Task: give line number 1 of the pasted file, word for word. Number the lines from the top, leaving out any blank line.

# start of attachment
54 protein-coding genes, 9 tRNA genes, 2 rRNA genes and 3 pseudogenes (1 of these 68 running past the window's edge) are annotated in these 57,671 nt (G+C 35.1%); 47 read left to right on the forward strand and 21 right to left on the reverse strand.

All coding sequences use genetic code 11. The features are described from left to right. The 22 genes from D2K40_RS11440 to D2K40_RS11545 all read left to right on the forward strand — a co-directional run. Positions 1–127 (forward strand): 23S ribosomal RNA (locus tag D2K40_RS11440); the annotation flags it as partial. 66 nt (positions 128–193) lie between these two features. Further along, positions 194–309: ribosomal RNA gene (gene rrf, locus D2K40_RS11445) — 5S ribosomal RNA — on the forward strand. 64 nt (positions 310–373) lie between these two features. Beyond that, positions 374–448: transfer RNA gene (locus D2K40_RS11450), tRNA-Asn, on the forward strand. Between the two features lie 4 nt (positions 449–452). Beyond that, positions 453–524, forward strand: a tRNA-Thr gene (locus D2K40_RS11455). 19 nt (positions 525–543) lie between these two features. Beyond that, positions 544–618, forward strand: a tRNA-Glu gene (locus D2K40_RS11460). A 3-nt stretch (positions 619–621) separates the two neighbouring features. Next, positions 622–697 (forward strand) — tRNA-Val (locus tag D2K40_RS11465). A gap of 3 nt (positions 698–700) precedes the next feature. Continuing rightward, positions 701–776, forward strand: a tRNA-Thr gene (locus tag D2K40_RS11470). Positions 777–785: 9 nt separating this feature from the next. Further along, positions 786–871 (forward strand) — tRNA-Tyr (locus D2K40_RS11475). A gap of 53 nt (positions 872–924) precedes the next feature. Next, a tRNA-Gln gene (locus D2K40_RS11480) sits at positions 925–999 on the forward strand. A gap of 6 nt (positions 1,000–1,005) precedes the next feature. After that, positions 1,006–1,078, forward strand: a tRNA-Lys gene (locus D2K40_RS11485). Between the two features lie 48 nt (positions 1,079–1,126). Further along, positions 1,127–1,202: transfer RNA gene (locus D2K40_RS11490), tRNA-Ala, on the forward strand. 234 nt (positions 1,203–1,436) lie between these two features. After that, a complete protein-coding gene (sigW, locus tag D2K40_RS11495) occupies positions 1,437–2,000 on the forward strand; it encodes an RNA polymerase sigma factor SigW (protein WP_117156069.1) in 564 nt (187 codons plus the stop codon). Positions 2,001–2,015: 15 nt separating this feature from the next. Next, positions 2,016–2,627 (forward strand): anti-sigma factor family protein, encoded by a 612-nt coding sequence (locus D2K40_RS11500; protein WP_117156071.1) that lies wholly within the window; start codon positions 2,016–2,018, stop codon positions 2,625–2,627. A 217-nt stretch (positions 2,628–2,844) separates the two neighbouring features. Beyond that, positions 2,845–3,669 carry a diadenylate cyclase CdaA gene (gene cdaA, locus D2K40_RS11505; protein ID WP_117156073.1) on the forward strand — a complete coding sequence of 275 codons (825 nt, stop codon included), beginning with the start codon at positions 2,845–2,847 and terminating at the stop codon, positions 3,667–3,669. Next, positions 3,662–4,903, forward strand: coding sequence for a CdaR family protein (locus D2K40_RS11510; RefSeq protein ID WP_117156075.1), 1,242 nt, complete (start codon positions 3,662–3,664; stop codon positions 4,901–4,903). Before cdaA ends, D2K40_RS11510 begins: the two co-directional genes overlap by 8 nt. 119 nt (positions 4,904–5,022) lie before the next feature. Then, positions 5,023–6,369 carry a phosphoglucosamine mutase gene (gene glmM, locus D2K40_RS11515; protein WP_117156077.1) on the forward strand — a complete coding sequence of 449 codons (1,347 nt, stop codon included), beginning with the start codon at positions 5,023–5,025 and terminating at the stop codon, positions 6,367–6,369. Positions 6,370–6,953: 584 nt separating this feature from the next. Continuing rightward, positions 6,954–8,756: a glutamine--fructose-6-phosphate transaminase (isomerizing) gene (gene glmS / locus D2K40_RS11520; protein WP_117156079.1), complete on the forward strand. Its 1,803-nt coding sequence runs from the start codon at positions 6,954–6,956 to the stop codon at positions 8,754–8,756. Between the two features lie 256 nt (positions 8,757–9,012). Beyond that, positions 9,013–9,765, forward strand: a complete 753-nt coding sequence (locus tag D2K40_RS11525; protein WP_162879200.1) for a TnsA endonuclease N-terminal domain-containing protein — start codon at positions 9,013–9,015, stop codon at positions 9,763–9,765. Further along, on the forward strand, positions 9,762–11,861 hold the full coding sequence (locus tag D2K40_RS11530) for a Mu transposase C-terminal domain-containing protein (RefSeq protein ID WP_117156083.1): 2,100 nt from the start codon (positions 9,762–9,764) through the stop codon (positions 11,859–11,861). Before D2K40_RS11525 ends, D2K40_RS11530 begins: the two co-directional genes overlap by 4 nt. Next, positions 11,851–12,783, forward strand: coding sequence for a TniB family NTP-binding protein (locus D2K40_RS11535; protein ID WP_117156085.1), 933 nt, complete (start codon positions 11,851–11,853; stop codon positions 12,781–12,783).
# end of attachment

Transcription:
54 protein-coding genes, 9 tRNA genes, 2 rRNA genes and 3 pseudogenes (1 of these 68 running past the window's edge) are annotated in these 57,671 nt (G+C 35.1%); 47 read left to right on the forward strand and 21 right to left on the reverse strand.